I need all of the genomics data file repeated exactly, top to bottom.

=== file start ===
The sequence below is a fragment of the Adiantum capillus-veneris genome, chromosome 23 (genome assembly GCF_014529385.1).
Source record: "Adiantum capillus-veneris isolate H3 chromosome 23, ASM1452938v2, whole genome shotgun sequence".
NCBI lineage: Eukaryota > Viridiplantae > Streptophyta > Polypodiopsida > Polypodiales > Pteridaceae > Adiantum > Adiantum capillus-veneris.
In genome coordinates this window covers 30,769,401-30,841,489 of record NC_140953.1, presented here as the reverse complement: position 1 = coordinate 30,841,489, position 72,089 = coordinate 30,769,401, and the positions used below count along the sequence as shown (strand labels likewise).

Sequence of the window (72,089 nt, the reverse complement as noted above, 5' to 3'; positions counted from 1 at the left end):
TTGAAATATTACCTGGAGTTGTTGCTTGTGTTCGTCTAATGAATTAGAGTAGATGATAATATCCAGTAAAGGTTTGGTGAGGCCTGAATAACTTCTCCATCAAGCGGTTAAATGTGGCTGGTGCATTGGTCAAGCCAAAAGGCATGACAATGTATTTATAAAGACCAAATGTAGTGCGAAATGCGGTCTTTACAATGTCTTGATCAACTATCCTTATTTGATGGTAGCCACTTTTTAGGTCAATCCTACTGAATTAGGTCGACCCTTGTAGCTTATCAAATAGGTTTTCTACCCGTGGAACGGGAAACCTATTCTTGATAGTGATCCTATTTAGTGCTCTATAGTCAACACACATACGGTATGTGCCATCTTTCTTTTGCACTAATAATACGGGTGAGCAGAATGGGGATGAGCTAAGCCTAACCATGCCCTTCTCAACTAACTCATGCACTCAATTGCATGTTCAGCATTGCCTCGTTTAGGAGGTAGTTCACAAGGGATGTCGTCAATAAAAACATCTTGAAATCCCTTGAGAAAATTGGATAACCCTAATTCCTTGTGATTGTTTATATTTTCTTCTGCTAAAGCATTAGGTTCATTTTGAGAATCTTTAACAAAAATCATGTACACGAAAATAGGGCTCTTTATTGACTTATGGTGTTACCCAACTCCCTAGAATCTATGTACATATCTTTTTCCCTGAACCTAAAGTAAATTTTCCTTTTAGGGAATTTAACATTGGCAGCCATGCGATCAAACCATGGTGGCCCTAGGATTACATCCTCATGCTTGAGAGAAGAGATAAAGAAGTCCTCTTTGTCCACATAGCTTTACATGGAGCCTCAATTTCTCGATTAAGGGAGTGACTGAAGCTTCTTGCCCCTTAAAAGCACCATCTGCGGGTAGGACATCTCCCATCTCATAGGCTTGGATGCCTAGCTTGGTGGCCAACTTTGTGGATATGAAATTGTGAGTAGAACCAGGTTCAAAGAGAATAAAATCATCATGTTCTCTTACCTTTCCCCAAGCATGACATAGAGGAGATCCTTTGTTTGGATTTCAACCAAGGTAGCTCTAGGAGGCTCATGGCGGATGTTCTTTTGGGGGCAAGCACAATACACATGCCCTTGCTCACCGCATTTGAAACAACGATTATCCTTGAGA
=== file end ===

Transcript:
The sequence below is a fragment of the Adiantum capillus-veneris genome, chromosome 23 (genome assembly GCF_014529385.1).
Source record: "Adiantum capillus-veneris isolate H3 chromosome 23, ASM1452938v2, whole genome shotgun sequence".
NCBI lineage: Eukaryota > Viridiplantae > Streptophyta > Polypodiopsida > Polypodiales > Pteridaceae > Adiantum > Adiantum capillus-veneris.
In genome coordinates this window covers 30,769,401-30,841,489 of record NC_140953.1, presented here as the reverse complement: position 1 = coordinate 30,841,489, position 72,089 = coordinate 30,769,401, and the positions used below count along the sequence as shown (strand labels likewise).

Sequence of the window (72,089 nt, the reverse complement as noted above, 5' to 3'; positions counted from 1 at the left end):
TTGAAATATTACCTGGAGTTGTTGCTTGTGTTCGTCTAATGAATTAGAGTAGATGATAATATCCAGTAAAGGTTTGGTGAGGCCTGAATAACTTCTCCATCAAGCGGTTAAATGTGGCTGGTGCATTGGTCAAGCCAAAAGGCATGACAATGTATTTATAAAGACCAAATGTAGTGCGAAATGCGGTCTTTACAATGTCTTGATCAACTATCCTTATTTGATGGTAGCCACTTTTTAGGTCAATCCTACTGAATTAGGTCGACCCTTGTAGCTTATCAAATAGGTTTTCTACCCGTGGAACGGGAAACCTATTCTTGATAGTGATCCTATTTAGTGCTCTATAGTCAACACACATACGGTATGTGCCATCTTTCTTTTGCACTAATAATACGGGTGAGCAGAATGGGGATGAGCTAAGCCTAACCATGCCCTTCTCAACTAACTCATGCACTCAATTGCATGTTCAGCATTGCCTCGTTTAGGAGGTAGTTCACAAGGGATGTCGTCAATAAAAACATCTTGAAATCCCTTGAGAAAATTGGATAACCCTAATTCCTTGTGATTGTTTATATTTTCTTCTGCTAAAGCATTAGGTTCATTTTGAGAATCTTTAACAAAAATCATGTACACGAAAATAGGGCTCTTTATTGACTTATGGTGTTACCCAACTCCCTAGAATCTATGTACATATCTTTTTCCCTGAACCTAAAGTAAATTTTCCTTTTAGGGAATTTAACATTGGCAGCCATGCGATCAAACCATGGTGGCCCTAGGATTACATCCTCATGCTTGAGAGAAGAGATAAAGAAGTCCTCTTTGTCCACATAGCTTTACATGGAGCCTCAATTTCTCGATTAAGGGAGTGACTGAAGCTTCTTGCCCCTTAAAAGCACCATCTGCGGGTAGGACATCTCCCATCTCATAGGCTTGGATGCCTAGCTTGGTGGCCAACTTTGTGGATATGAAATTGTGAGTAGAACCAGGTTCAAAGAGAATAAAATCATCATGTTCTCTTACCTTTCCCCAAGCATGACATAGAGGAGATCCTTTGTTTGGATTTCAACCAAGGTAGCTCTAGGAGGCTCATGGCGGATGTTCTTTTGGGGGCAAGCACAATACACATGCCCTTGCTCACCGCATTTGAAACAACGATTATCCTTGAGA